Local officials oppose Hochul on zoning


Town of Hempstead and Nassau County officials — and some South Shore residents — are up in arms over a zoning proposal in Gov. Kathy Hochul’s 2022-23 state budget.

Dozens of elected officials gathered outside an East Meadow home on Feb. 3 to voice their opposition to “Section AA” of the proposed spending plan, which would effectively eliminate single-family zoning across the state, allowing single-family homes to be turned into Accessory Dwelling Units or apartments by converting basements, garages and attics into separate dwellings.

At last week’s news conference, officials detailed what they saw as the potentially negative impacts of the proposal: an increase in traffic, a strain on resources and infrastructure, and overcrowding in public schools.

“It’s an attack on the suburbs — it’s an attack on the suburban way of living,” County Executive Bruce Blakeman said. “… This is a power grab by New York City politicians, and we’re not going to take it.”

The officials called on residents to contact Hochul’s office and make their objections clear. A Feb. 4 letter to the governor signed by the Hempstead Town Board requested that she remove the provision from the spending plan.

“We do not need New York State meddling in the local zoning affairs of the Town of Hempstead, or any community within Nassau County,” the letter reads. “Our town Building Department, Board of Appeals and Town Board — working with other municipal departments — have enforced local building codes and zoning laws for generations.”

Town Councilman Chris Carini, whose district includes parts of Wantagh and Seaford, said in a statement that the proposal would “destroy” residents’ suburban way of life. “The Governor and Albany leadership are hiding this legislation in the budget, just like what was done with bail reform,” Carini wrote. “This proposal is nothing short of a smash and grab to gain control of local zoning laws. We must not allow the Governor to force her will on our local zoning! Local issues should be decided locally!”

Hempstead Town Supervisor Don Clavin said at the news conference said the provision was “sneaky” and  “a true attack on suburbia.” “The governor is attempting to basically mandatorily require anybody who wants it to put an accessory unit on their house,” Clavin said. “. . . We are not standing for it.”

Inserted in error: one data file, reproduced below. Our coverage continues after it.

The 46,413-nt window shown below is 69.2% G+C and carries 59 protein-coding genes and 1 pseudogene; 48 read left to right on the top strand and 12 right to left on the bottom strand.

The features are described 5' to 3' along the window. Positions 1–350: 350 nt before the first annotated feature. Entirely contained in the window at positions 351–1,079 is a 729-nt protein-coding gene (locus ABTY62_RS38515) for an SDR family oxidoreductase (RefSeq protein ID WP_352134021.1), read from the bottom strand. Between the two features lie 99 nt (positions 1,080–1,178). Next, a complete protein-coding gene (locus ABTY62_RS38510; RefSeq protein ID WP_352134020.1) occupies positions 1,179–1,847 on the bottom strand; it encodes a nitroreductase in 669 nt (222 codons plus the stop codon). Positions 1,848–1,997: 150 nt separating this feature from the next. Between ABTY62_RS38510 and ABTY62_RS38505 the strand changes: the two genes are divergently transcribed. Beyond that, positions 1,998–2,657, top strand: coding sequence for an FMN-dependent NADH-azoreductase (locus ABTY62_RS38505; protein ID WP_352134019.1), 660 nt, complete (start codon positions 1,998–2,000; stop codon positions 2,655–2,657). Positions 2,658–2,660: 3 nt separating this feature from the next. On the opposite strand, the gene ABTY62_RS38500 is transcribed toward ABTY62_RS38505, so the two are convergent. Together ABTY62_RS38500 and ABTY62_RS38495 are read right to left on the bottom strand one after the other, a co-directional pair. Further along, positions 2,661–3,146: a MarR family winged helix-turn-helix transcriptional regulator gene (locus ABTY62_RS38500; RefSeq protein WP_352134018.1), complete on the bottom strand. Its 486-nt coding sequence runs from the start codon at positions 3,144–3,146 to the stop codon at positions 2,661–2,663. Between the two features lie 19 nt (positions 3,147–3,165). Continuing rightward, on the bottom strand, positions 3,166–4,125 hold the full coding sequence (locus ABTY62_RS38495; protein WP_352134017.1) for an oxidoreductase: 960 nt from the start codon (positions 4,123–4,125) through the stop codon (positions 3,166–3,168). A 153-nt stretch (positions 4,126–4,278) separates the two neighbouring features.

County Legislator Steve Rhoads, who represents portions of Wantagh and Seaford, expressed similar sentiments. Hochul’s proposal, Rhoads said, was subtlety written into the budget, making it difficult to remove unless the entire spending plan is rejected.

“We have legal two-family homes now, but they’re not paying twice the amount of taxes, but they are twice the amount of services,” Rhoads said. “So now you extrapo

late that throughout the entirety of the county, where every single-family home can now be a two-family home. Imagine how congested everything will become.”

Village of Valley Stream Mayor Edwin Fare joined local leaders in their opposition against the provision. “By allowing an explosion of additional housing in our village, the state would put Valley Stream at enormous risk for fire and public safety emergencies. Our population could double in a blink of an eye and the potential for disaster is very real,” said Fare.

The mayor also touched upon how the zoning change could place extra stress on the various departments throughout the village: “[The zoning change] places an added burden on our fire and public safety departments.  We also have to consider the strain on sanitation, traffic, utilities, sewer systems, infrastructure, and our very fragile environmental ecosystem, not to mention the overwhelming impact on our already stressed school systems. Congested on-street parking will be a nightmare. I urge everyone to immediately reach out to the governor and your state representatives to express your opposition to this attack on our suburban way of life here in Valley Stream.”

Lawrence Levy, dean of Hofstra’s National Center for Suburban Studies, said the provision could help solve the region’s affordable-housing crisis. “It’s easy to understand why the folks running the county, towns and villages don’t want Albany telling them what to do,” Levy said, “but the potential law reflects the frustration [of] advocates for more and better affordable housing. This could be one of the solutions to the lack of affordable places to live, and an opportunity for homeowners to get a little more revenue to defray the high cost of property taxes.”